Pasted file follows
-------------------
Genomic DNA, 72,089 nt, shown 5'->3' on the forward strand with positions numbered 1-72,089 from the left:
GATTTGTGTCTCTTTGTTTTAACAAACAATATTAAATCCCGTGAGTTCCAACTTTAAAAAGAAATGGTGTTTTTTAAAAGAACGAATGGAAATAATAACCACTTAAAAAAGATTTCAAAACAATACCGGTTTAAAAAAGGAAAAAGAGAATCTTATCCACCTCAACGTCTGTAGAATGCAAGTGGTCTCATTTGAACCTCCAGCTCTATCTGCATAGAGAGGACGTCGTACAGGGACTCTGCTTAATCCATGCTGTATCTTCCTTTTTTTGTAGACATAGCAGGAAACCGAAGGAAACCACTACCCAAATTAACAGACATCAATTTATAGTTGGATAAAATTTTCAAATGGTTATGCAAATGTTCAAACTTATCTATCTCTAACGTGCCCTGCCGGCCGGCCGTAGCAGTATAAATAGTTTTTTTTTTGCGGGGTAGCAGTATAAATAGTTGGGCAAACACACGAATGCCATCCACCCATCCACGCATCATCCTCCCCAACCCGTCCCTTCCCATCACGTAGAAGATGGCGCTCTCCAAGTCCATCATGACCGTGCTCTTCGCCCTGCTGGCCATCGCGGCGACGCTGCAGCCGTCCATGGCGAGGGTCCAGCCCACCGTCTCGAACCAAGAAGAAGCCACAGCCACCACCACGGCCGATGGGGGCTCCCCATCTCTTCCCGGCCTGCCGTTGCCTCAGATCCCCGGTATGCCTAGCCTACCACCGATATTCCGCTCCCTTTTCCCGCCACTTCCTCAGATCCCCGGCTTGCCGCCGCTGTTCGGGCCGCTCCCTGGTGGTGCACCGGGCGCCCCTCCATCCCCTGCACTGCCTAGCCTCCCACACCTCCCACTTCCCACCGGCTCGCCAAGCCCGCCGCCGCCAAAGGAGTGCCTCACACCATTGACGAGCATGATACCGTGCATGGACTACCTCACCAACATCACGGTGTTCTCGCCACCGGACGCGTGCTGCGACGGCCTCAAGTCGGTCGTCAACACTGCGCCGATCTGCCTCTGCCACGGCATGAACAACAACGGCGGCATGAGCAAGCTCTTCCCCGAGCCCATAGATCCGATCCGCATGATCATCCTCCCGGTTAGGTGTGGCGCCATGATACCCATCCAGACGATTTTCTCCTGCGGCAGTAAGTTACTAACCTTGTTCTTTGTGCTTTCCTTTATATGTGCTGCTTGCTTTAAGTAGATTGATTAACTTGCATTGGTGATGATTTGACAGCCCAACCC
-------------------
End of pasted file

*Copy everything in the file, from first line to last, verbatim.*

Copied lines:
Genomic DNA, 72,089 nt, shown 5'->3' on the forward strand with positions numbered 1-72,089 from the left:
GATTTGTGTCTCTTTGTTTTAACAAACAATATTAAATCCCGTGAGTTCCAACTTTAAAAAGAAATGGTGTTTTTTAAAAGAACGAATGGAAATAATAACCACTTAAAAAAGATTTCAAAACAATACCGGTTTAAAAAAGGAAAAAGAGAATCTTATCCACCTCAACGTCTGTAGAATGCAAGTGGTCTCATTTGAACCTCCAGCTCTATCTGCATAGAGAGGACGTCGTACAGGGACTCTGCTTAATCCATGCTGTATCTTCCTTTTTTTGTAGACATAGCAGGAAACCGAAGGAAACCACTACCCAAATTAACAGACATCAATTTATAGTTGGATAAAATTTTCAAATGGTTATGCAAATGTTCAAACTTATCTATCTCTAACGTGCCCTGCCGGCCGGCCGTAGCAGTATAAATAGTTTTTTTTTTGCGGGGTAGCAGTATAAATAGTTGGGCAAACACACGAATGCCATCCACCCATCCACGCATCATCCTCCCCAACCCGTCCCTTCCCATCACGTAGAAGATGGCGCTCTCCAAGTCCATCATGACCGTGCTCTTCGCCCTGCTGGCCATCGCGGCGACGCTGCAGCCGTCCATGGCGAGGGTCCAGCCCACCGTCTCGAACCAAGAAGAAGCCACAGCCACCACCACGGCCGATGGGGGCTCCCCATCTCTTCCCGGCCTGCCGTTGCCTCAGATCCCCGGTATGCCTAGCCTACCACCGATATTCCGCTCCCTTTTCCCGCCACTTCCTCAGATCCCCGGCTTGCCGCCGCTGTTCGGGCCGCTCCCTGGTGGTGCACCGGGCGCCCCTCCATCCCCTGCACTGCCTAGCCTCCCACACCTCCCACTTCCCACCGGCTCGCCAAGCCCGCCGCCGCCAAAGGAGTGCCTCACACCATTGACGAGCATGATACCGTGCATGGACTACCTCACCAACATCACGGTGTTCTCGCCACCGGACGCGTGCTGCGACGGCCTCAAGTCGGTCGTCAACACTGCGCCGATCTGCCTCTGCCACGGCATGAACAACAACGGCGGCATGAGCAAGCTCTTCCCCGAGCCCATAGATCCGATCCGCATGATCATCCTCCCGGTTAGGTGTGGCGCCATGATACCCATCCAGACGATTTTCTCCTGCGGCAGTAAGTTACTAACCTTGTTCTTTGTGCTTTCCTTTATATGTGCTGCTTGCTTTAAGTAGATTGATTAACTTGCATTGGTGATGATTTGACAGCCCAACCC